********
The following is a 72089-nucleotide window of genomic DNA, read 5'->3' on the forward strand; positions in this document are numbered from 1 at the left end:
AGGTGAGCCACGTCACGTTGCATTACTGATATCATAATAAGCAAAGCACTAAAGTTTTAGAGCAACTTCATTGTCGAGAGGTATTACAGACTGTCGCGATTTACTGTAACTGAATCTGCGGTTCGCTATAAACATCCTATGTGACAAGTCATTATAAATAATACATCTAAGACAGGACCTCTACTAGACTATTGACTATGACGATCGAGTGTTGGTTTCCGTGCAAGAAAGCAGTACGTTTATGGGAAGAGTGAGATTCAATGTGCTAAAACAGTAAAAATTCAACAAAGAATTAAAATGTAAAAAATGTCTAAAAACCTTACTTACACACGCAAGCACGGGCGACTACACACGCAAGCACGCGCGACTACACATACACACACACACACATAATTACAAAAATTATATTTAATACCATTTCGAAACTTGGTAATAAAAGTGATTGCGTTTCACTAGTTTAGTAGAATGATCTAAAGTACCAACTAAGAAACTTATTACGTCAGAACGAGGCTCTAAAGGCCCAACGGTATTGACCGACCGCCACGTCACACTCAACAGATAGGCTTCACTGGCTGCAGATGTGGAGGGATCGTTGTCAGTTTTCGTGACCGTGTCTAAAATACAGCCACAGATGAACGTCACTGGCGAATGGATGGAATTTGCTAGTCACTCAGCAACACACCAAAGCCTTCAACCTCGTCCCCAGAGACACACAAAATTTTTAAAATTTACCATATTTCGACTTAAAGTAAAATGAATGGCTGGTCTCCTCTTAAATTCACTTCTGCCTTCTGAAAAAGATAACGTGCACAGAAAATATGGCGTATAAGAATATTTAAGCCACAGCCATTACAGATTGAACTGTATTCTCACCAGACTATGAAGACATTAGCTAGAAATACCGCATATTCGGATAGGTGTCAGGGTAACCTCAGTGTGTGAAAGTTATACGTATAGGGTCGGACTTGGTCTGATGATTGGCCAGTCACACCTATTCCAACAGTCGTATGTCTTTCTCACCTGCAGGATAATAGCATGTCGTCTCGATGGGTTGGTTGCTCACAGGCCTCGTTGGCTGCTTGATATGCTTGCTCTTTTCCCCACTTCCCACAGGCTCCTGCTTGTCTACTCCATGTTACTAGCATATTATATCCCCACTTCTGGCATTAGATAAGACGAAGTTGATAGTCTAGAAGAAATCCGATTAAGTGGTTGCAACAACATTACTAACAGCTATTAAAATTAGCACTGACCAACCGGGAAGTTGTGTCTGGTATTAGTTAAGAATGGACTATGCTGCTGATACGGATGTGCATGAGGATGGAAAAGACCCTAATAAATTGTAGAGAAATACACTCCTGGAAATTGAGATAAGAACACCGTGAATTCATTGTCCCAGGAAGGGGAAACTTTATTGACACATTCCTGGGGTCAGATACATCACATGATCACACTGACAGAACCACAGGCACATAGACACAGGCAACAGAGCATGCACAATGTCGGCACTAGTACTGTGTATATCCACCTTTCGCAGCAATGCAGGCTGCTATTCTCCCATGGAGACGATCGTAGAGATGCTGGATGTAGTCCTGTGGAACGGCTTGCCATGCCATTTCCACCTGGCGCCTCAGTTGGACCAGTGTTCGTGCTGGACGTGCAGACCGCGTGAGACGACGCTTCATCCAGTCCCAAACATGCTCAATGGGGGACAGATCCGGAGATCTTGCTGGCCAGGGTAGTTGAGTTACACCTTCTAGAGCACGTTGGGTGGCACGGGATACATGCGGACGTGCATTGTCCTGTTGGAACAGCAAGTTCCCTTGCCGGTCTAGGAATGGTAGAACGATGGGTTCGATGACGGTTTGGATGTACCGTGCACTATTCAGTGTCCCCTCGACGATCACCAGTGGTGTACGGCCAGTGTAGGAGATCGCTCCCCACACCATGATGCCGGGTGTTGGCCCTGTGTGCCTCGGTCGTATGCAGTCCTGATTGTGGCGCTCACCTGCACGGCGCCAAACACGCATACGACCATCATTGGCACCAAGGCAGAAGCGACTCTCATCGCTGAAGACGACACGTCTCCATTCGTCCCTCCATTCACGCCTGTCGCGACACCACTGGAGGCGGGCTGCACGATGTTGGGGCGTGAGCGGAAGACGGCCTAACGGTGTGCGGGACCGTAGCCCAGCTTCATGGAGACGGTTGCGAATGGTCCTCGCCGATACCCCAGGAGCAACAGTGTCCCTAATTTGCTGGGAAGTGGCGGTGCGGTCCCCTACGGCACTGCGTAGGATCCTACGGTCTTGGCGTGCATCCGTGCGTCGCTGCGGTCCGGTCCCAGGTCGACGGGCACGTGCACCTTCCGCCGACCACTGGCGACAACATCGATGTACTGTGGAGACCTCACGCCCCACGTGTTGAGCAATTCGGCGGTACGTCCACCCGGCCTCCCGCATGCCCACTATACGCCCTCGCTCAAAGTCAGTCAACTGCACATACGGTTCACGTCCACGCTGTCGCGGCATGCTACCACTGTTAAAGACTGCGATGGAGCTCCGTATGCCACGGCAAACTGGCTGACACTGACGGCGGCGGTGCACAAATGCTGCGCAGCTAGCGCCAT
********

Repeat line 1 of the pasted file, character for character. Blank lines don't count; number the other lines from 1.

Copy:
The following is a 72089-nucleotide window of genomic DNA, read 5'->3' on the forward strand; positions in this document are numbered from 1 at the left end: